Do you actually have any of his works/have read then? Do you have any quarrels with his Antiquity volume, for example?
I don't have quarrels with his antiquity books as a whole, I just don't agree with every printed word. More so, when it comes to troop strengths, at this point in my studies I'm automatically cautious with anyone who discounts historical sources by any means and tries to replace those number with their own. Say there were almost surely less then reported. I'm fine with that. Replace one number with their own, they're full of crap. And that's where Delbruck comes in. I was doubtful of the authenticy of his works, especially when I read more about ancient logistics as a whole and what they were actually capable of doing. When I find out later that one of the key individuals, who basically invented the modern art of ripping to shreds the accuracy of historical sources, had one of the biggest biases there ever was, as not only his own reputation hinged on him believing he was right, but the future and safety of his nation, then I become doubly doubtful.

Remember the account of Caesar bridging the Rhine? 19th century historians utterly discounted it as complete rubbish, impossible. Until it was proven it was capable. These same individuals discounted Troy (until it was found), and a thousand and one other ancient sources, all because they personally didn't want to believe something was possible that they couldn't imagine.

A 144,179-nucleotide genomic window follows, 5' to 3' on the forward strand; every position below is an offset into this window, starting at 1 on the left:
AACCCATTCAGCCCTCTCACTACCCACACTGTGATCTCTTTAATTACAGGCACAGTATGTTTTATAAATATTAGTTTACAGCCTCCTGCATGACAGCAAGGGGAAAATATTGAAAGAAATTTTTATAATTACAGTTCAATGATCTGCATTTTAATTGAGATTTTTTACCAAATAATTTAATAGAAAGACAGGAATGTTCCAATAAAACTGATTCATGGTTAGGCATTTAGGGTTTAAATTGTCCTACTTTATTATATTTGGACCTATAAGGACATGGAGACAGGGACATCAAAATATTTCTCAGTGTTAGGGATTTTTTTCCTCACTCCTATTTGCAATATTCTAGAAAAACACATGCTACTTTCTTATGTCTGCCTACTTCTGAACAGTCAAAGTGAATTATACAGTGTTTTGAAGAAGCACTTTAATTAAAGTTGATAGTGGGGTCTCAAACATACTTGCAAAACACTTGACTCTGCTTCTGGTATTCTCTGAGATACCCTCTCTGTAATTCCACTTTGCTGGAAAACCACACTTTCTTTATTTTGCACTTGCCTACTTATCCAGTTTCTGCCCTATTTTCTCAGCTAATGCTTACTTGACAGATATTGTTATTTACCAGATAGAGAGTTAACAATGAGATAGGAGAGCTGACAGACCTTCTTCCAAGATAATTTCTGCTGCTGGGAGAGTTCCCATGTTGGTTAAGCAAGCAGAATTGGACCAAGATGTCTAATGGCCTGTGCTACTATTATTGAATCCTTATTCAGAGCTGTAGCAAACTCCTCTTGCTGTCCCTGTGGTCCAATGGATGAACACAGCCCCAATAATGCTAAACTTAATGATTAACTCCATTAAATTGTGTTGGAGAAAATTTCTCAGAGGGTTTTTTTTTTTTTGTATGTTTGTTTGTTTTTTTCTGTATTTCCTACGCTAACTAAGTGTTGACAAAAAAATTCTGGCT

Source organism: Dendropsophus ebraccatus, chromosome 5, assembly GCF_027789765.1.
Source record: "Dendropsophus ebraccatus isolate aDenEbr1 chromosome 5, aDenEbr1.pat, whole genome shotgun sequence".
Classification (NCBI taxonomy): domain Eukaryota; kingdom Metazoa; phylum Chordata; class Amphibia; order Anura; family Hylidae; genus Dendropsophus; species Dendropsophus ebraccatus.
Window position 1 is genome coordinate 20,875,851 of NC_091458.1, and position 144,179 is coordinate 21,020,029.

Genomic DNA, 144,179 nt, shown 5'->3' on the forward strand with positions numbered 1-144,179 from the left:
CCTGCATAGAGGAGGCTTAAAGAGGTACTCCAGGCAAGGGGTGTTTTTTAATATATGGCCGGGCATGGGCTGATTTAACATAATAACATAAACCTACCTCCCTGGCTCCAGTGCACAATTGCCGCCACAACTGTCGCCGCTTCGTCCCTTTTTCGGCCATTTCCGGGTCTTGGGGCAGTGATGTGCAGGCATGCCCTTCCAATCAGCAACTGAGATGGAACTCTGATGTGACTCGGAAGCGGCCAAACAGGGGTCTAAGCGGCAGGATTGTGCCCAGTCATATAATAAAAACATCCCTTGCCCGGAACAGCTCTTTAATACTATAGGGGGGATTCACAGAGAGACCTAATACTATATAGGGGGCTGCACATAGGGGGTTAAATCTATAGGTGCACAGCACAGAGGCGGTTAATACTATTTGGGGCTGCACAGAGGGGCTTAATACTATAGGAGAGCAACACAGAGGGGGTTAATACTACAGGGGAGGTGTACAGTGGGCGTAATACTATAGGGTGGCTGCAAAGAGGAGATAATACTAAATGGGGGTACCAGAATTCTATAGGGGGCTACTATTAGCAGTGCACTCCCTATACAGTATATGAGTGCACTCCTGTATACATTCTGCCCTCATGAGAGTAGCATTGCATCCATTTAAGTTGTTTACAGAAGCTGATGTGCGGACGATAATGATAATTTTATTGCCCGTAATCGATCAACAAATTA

Also, whatever Delbruck was, professional military historian, academic lecturer extraordinaire on modern politics, strategy and operational thinking, he wasn't a classicist whose education focused on antiquity. Like everyone back then, he received the standard classical education, which included Latin and Greek, allowing him to read the sources in the original language. He had access to some very in depth secondary sources as Germany in the 19th century was the hotbed of analyzing Roman history. But it was an entirely separate field from what he studied, taught, lectured, wrote about.